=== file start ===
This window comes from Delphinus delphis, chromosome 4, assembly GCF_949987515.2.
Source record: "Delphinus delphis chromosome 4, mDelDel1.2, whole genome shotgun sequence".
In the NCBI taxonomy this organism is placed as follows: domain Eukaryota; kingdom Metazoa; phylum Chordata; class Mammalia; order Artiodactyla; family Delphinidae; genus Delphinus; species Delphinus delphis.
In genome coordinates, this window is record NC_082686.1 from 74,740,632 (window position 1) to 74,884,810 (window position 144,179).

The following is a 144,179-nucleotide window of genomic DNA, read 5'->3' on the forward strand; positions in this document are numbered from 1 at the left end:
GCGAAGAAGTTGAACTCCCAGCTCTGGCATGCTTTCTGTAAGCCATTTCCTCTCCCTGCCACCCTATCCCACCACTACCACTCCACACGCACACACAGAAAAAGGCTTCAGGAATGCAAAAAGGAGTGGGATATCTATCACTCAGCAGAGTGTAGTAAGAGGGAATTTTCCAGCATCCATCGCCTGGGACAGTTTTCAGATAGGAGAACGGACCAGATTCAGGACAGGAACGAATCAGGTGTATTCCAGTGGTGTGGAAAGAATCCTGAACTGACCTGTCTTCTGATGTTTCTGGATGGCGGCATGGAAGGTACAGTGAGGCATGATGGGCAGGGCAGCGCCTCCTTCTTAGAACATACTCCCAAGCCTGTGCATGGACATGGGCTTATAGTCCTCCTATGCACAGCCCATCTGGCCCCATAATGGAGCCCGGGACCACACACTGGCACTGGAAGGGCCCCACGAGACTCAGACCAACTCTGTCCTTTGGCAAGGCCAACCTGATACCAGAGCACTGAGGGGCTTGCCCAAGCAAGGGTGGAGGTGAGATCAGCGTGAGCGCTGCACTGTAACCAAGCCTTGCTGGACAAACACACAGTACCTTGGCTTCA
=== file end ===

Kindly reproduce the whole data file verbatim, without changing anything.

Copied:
This window comes from Delphinus delphis, chromosome 4, assembly GCF_949987515.2.
Source record: "Delphinus delphis chromosome 4, mDelDel1.2, whole genome shotgun sequence".
In the NCBI taxonomy this organism is placed as follows: domain Eukaryota; kingdom Metazoa; phylum Chordata; class Mammalia; order Artiodactyla; family Delphinidae; genus Delphinus; species Delphinus delphis.
In genome coordinates, this window is record NC_082686.1 from 74,740,632 (window position 1) to 74,884,810 (window position 144,179).

The following is a 144,179-nucleotide window of genomic DNA, read 5'->3' on the forward strand; positions in this document are numbered from 1 at the left end:
GCGAAGAAGTTGAACTCCCAGCTCTGGCATGCTTTCTGTAAGCCATTTCCTCTCCCTGCCACCCTATCCCACCACTACCACTCCACACGCACACACAGAAAAAGGCTTCAGGAATGCAAAAAGGAGTGGGATATCTATCACTCAGCAGAGTGTAGTAAGAGGGAATTTTCCAGCATCCATCGCCTGGGACAGTTTTCAGATAGGAGAACGGACCAGATTCAGGACAGGAACGAATCAGGTGTATTCCAGTGGTGTGGAAAGAATCCTGAACTGACCTGTCTTCTGATGTTTCTGGATGGCGGCATGGAAGGTACAGTGAGGCATGATGGGCAGGGCAGCGCCTCCTTCTTAGAACATACTCCCAAGCCTGTGCATGGACATGGGCTTATAGTCCTCCTATGCACAGCCCATCTGGCCCCATAATGGAGCCCGGGACCACACACTGGCACTGGAAGGGCCCCACGAGACTCAGACCAACTCTGTCCTTTGGCAAGGCCAACCTGATACCAGAGCACTGAGGGGCTTGCCCAAGCAAGGGTGGAGGTGAGATCAGCGTGAGCGCTGCACTGTAACCAAGCCTTGCTGGACAAACACACAGTACCTTGGCTTCA